Essays on Art
Hugh Moss


Edited by Sean Geer
25 January 2021


What is art, and what is it for? After millennia of human creativity and the vast amount of art that they have produced, these may seem like questions that are barely worth asking – or at least, that have been satisfactorily addressed by audiences and critics over several centuries. 

I strongly disagree. Moreover, I'd argue that several factors – not least recent geo-political events and the global impact of the modern western revolution in the arts – are the root-cause of the current confusion in the art world, obscuring both the true nature and ultimate purpose of art. As a result, we're in danger of losing sight of art's most fundamental functions and benefits. Worse, we are depriving art of its freedom to fulfil its highest role, for artists and audience alike.

These factors have not, of course, prevented art from being made, nor stemmed the tide of creativity and visionary genius. Art remains one of our most important means of communication, one that inspires us at many different levels and across the bandwidth of human consciousness. But I also believe that it has been constrained for a long time, and that its true potential will only be fulfilled if we rethink most of our existing theories about what art really is and what it's really for. In particular, we need to revisit our view of the global turmoil caused by the modern revolution, and completely reassess its impact. And we also urgently need an art theory that is truly trans-cultural, not one governed by a dominantly western perspective.

The essays that follow have been written with exactly these reassessments in mind. In them, I outline the basic changes required to adjust our current theoretical approach; changes that will allow us to efficiently understand any art form, from any culture, at any point in time, from the same overarching perspective. One of the foundations of my theory is that we should expand our definition of art to include any creative response to experience, rather than relying on our existing prejudice about what is and isn't art.

This inclusive expansion of the domain of art allows us to consider another foundation of my theory; that creativity, the underlying definition of all arts, is our most efficient means of evolving our individual and collective consciousness. Few would argue against the notion that art leads inevitably to a more enlightened understanding of the self and its place in culture and civilisation; and thus eventually, life, the universe and indeed everything. Creativity is the basis of culture; culture, in turn, is the basis of civilisation. Without art we cannot build, sustain or even understand ourselves and our civilisations, one of the many reasons why humanity has always revered creative perception and expression in its manifold forms.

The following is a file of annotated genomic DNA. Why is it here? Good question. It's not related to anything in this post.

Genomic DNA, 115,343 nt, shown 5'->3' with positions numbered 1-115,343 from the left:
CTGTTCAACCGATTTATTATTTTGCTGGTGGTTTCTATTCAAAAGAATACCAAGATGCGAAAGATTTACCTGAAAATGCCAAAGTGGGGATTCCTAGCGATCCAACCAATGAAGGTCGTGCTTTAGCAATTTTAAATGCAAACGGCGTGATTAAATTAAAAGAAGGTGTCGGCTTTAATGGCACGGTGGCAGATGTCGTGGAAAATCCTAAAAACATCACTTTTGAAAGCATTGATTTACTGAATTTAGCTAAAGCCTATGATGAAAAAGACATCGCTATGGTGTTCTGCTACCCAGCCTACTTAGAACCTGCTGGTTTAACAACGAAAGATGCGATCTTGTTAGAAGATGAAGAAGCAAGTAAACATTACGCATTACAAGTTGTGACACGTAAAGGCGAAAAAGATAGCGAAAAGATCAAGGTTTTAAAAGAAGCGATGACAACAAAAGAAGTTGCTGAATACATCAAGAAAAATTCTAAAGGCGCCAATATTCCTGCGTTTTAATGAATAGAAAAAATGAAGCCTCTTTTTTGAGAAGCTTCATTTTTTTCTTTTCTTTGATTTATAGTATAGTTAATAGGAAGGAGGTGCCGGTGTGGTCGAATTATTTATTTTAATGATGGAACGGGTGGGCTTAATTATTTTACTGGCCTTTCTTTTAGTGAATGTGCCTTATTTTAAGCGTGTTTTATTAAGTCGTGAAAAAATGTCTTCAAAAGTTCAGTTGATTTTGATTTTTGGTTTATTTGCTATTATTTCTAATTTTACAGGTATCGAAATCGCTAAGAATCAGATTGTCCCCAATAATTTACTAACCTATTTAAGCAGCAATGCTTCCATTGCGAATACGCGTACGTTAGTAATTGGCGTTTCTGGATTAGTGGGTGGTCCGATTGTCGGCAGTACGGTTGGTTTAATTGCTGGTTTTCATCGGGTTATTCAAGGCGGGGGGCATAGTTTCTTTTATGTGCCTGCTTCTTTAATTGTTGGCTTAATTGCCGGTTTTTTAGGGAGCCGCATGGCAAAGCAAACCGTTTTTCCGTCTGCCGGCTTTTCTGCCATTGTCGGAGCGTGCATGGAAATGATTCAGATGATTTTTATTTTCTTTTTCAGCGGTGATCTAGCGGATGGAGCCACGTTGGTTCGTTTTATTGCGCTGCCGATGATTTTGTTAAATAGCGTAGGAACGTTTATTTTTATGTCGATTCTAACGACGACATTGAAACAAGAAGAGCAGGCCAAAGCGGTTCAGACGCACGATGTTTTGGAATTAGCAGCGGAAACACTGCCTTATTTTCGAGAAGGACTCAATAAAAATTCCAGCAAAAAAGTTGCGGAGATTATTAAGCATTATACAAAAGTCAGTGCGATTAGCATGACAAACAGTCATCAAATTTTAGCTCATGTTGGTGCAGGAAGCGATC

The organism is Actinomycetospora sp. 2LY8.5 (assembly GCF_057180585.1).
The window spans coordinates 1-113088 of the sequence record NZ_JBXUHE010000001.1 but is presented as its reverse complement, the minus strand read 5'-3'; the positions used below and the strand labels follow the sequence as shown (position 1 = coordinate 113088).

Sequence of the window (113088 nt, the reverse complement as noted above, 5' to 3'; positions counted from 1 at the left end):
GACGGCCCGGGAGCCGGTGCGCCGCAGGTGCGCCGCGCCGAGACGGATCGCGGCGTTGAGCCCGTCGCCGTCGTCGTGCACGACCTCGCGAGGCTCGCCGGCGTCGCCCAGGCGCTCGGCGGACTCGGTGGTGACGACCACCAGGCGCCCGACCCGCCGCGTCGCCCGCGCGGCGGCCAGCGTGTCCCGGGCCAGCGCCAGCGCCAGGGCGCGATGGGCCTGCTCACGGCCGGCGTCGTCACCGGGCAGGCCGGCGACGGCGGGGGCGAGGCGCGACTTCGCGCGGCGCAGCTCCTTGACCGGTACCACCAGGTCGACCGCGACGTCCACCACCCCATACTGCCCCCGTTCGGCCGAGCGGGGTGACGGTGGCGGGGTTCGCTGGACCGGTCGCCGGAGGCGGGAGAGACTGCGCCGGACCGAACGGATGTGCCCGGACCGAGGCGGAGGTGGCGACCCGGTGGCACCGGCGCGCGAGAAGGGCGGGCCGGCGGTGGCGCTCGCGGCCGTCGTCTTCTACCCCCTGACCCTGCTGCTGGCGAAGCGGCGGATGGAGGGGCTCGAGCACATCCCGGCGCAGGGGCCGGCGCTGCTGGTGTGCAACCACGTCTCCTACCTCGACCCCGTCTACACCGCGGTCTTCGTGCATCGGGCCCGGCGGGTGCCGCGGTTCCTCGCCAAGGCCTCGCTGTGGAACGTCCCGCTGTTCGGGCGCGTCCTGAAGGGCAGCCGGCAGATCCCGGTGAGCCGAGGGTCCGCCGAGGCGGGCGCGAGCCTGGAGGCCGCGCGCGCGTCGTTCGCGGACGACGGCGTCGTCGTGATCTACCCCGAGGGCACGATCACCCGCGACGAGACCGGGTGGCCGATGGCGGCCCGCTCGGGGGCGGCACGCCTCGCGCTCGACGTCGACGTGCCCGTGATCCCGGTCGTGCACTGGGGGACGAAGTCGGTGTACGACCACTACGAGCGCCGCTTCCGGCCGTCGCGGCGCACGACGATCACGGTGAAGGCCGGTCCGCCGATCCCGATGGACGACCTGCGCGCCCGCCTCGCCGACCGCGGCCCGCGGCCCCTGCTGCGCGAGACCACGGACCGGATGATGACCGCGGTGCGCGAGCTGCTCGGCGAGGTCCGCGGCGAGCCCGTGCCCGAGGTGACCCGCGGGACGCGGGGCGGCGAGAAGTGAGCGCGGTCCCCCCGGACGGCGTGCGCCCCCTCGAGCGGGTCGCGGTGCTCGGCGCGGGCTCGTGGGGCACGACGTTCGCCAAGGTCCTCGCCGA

It is no coincidence that creative response to experience is what unifies all four of our central domains of our human experience – religion, philosophy, science and art. Significantly, though, art is the only one of the four capable of subsuming the other three. Science, religion and philosophy are all unquestionably vital tools for pursuing knowledge and understanding, but they have so far failed to deliver the Theory of Everything that their proponents once promised. Perhaps we are looking in the wrong place; and perhaps, by elevating art to equal stature, we might start to find some of the answers that we're still missing.

Many other foundational adjustments are presented in outline in the introduction, and I'll expand upon them in subsequent essays. By approaching the subject from different angles but viewing it through the same overarching theoretical framework, we can begin to clarify the current confusion that permeates the global art world.

I published the broader theory underlying my convictions in 2015.1 The same ideas are touched upon in an interview with Sean Geer in the recently published retrospective catalogue of my own paintings.2 Although many less complete iterations of the evolving theory have been published since the early 1980s in various sources.

I should add a note about my intent here. My aim is not to present academically rigorous essays, but instead to introduce and expand upon some important ideas that will get us to the heart of the problem faster, even if they are not exhaustively (not to mention exhaustingly) academic in tone and structure. Some of the ideas will inevitably be refined over time, and amended as appropriate; feedback is welcome by email or by using the feedback form in the menu on the left, this will give me an opportunity to respond to questions, clarify the overall message and make changes to the text where it makes sense to do so. Time dictates, particularly as I approach the age of eighty, that I be selective as to my response to feedback. But I welcome any and all contributions, and will do my best to address and incorporate useful comments. I should also add that you may well disagree with some or all of what I have to say; such is the nature of theorising, especially on a subject as emotionally complex as art. In that eventuality, by all means feel free to start your own series of essays! Many people have, but so far they don't seem to have resolved the confusion…

Hugh Moss
At the Water, Pine and Stone Retreat